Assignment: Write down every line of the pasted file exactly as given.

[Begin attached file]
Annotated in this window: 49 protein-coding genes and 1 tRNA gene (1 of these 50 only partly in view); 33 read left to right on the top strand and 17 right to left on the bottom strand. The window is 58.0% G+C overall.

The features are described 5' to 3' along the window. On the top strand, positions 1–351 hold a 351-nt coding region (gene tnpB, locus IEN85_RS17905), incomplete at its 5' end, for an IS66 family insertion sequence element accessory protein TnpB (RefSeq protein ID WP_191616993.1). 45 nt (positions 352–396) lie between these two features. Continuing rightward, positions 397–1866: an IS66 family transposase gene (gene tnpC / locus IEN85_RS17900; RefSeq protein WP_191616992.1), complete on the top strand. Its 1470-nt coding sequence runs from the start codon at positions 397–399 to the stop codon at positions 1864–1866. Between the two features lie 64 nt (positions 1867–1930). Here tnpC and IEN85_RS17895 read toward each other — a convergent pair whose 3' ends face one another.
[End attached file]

Annotated in this window: 49 protein-coding genes and 1 tRNA gene (1 of these 50 only partly in view); 33 read left to right on the top strand and 17 right to left on the bottom strand. The window is 58.0% G+C overall.

The features are described 5' to 3' along the window. On the top strand, positions 1–351 hold a 351-nt coding region (gene tnpB, locus IEN85_RS17905), incomplete at its 5' end, for an IS66 family insertion sequence element accessory protein TnpB (RefSeq protein ID WP_191616993.1). 45 nt (positions 352–396) lie between these two features. Continuing rightward, positions 397–1866: an IS66 family transposase gene (gene tnpC / locus IEN85_RS17900; RefSeq protein WP_191616992.1), complete on the top strand. Its 1470-nt coding sequence runs from the start codon at positions 397–399 to the stop codon at positions 1864–1866. Between the two features lie 64 nt (positions 1867–1930). Here tnpC and IEN85_RS17895 read toward each other — a convergent pair whose 3' ends face one another.